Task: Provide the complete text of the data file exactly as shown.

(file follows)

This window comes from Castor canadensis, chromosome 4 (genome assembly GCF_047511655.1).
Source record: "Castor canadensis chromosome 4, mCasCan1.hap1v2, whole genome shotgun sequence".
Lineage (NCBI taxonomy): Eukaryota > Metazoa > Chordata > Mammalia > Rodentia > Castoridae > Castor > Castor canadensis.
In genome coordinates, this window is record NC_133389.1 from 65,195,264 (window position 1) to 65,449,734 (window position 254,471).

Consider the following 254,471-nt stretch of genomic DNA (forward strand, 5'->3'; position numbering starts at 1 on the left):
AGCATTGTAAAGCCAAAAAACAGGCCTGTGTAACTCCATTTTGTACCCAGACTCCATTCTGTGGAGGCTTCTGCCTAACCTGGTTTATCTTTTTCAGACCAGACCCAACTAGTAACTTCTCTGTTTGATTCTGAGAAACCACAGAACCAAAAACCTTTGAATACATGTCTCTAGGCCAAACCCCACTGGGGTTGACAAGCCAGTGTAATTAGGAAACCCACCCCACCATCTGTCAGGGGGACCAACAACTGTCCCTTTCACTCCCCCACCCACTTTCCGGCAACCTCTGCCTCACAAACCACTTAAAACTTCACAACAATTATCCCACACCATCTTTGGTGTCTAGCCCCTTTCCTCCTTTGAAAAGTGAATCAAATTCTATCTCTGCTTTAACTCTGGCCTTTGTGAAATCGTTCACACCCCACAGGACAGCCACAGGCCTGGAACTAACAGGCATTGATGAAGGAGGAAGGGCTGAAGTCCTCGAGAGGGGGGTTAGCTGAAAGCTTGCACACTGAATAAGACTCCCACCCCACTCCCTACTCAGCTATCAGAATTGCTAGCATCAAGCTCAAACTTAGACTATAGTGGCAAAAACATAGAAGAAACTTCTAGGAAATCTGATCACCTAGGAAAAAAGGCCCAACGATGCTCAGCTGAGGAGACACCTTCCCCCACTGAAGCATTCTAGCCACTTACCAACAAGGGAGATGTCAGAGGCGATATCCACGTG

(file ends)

This window comes from Castor canadensis, chromosome 4 (genome assembly GCF_047511655.1).
Source record: "Castor canadensis chromosome 4, mCasCan1.hap1v2, whole genome shotgun sequence".
Lineage (NCBI taxonomy): Eukaryota > Metazoa > Chordata > Mammalia > Rodentia > Castoridae > Castor > Castor canadensis.
In genome coordinates, this window is record NC_133389.1 from 65,195,264 (window position 1) to 65,449,734 (window position 254,471).

Consider the following 254,471-nt stretch of genomic DNA (forward strand, 5'->3'; position numbering starts at 1 on the left):
AGCATTGTAAAGCCAAAAAACAGGCCTGTGTAACTCCATTTTGTACCCAGACTCCATTCTGTGGAGGCTTCTGCCTAACCTGGTTTATCTTTTTCAGACCAGACCCAACTAGTAACTTCTCTGTTTGATTCTGAGAAACCACAGAACCAAAAACCTTTGAATACATGTCTCTAGGCCAAACCCCACTGGGGTTGACAAGCCAGTGTAATTAGGAAACCCACCCCACCATCTGTCAGGGGGACCAACAACTGTCCCTTTCACTCCCCCACCCACTTTCCGGCAACCTCTGCCTCACAAACCACTTAAAACTTCACAACAATTATCCCACACCATCTTTGGTGTCTAGCCCCTTTCCTCCTTTGAAAAGTGAATCAAATTCTATCTCTGCTTTAACTCTGGCCTTTGTGAAATCGTTCACACCCCACAGGACAGCCACAGGCCTGGAACTAACAGGCATTGATGAAGGAGGAAGGGCTGAAGTCCTCGAGAGGGGGGTTAGCTGAAAGCTTGCACACTGAATAAGACTCCCACCCCACTCCCTACTCAGCTATCAGAATTGCTAGCATCAAGCTCAAACTTAGACTATAGTGGCAAAAACATAGAAGAAACTTCTAGGAAATCTGATCACCTAGGAAAAAAGGCCCAACGATGCTCAGCTGAGGAGACACCTTCCCCCACTGAAGCATTCTAGCCACTTACCAACAAGGGAGATGTCAGAGGCGATATCCACGTG